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DeLay endorses action against Saddam

'We don't have time to dawdle'

DeLay: "The only choice is between victory and defeat."  

HOUSTON, Texas (CNN) -- Declaring "Saddam must go," House Majority Whip Tom DeLay Wednesday delivered a vigorous endorsement of U.S. military action to topple the Iraqi leader and derided what he called "apologists for idleness" who question the wisdom of such a move.

"I'm here today to make the case for liberating Iraq," the Texas Republican said in a speech before the Houston Forum. "Until Saddam Hussein's regime topples, our national security will suffer an unwise and unacceptable risk. Saddam must go, and the sooner, the better."

DeLay delivered his speech shortly after President Bush met at his Crawford, Texas, ranch with his top military advisers to discuss defense planning and budgeting. While Bush said the subject of Iraq did not come up, after the meeting he declared that an end to Saddam Hussein's regime "is in the interest of the world."

DeLay's speech, punctuated with tough words for the "vile dictator," was certain to be welcomed by the White House, which has seen some Republicans publicly question the merits of taking military action against Iraq.

"Ladies and gentlemen, these critics are dead wrong," DeLay said. "Removing Saddam from power and liberating the Iraqi people would do more to advance the war against terror than any step we've taken yet."

DeLay dismissed the "feverish hand wringing" and criticized European nations for failing to "summon the resolve to confront gathering evil." And he pointedly took issue with the U.S. State Department, which, some conservatives believe favors a diplomatic approach.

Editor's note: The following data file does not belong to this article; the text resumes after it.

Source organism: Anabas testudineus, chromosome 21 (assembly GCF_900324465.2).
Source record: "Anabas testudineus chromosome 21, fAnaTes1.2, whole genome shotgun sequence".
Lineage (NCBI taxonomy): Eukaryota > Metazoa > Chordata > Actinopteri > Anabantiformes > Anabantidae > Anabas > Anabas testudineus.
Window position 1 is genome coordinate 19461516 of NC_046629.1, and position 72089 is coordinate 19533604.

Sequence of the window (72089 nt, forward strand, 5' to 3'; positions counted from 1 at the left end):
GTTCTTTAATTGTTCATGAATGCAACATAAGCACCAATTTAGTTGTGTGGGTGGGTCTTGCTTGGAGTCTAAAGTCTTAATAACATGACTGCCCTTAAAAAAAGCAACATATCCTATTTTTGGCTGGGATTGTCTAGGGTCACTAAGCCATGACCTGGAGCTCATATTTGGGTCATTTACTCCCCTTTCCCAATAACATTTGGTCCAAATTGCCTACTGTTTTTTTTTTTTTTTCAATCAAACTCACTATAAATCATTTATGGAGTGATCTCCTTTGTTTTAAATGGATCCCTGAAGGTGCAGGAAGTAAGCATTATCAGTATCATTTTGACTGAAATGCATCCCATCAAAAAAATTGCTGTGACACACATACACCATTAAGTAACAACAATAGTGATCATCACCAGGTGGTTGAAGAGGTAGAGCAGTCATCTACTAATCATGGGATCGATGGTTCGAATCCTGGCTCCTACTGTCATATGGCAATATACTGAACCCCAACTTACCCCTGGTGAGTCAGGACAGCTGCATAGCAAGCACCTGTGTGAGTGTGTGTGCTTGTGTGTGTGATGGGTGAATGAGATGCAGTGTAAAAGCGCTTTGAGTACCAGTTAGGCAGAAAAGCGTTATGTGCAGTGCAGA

"The U.S. State Department would do well to remember that it answers to the president of the United States, not the European Union," DeLay said.

In an interview with CNN, DeLay said the State Department was "undermining this administration's ability to fight this war" and called on it to "be loyal to the president of the United States." He accused employees there of leaking items to the media and said, "They are being impertinent."

In his speech, DeLay ran through a litany of what he described as atrocities by the Iraqi leader, including the use of chemical weapons against Iraqi Kurds, firing at U.S. aircraft in the no-fly zones, its refusal to allow weapons inspections by U.N. teams, and the persecution of religious leaders in southern Iraq.

"Make no mistake about it: We're at war, and we don't have time to dawdle," DeLay said.

DeLay minced few words in his description of the Iraqi leader.

"Saddam Hussein is the most dangerous man in the world today," DeLay says. "We say that because he's used chemical weapons against his own people. He's invaded his neighbors."

DeLay asserted that Bush was "exactly right" in his approach to Iraq, and he said he would lead the effort to make sure the president has "unified support" in the House of Representatives.

Last week, some leading Republicans warned of risks in launching a war against Iraq and urged more diplomatic efforts.

In an opinion piece published last week, Brent Scowcroft, national security adviser to the first President Bush, said attacking Iraq now would be a mistake.

Scowcroft warned "an attack on Iraq at this time would seriously jeopardize, if not destroy, the global counter-terrorist campaign we have undertaken." He said if the Iraqis are backed into a corner, they may attempt to use biological or chemical weapons in the hope of starting a war between Israel and the Arab states.

Monday, White House Press Secretary Ari Fleischer said the president was not bothered by such comments, viewing them as a "constructive part of the process" in developing a consensus on what the United States should do to ensure that Hussein is removed from power.




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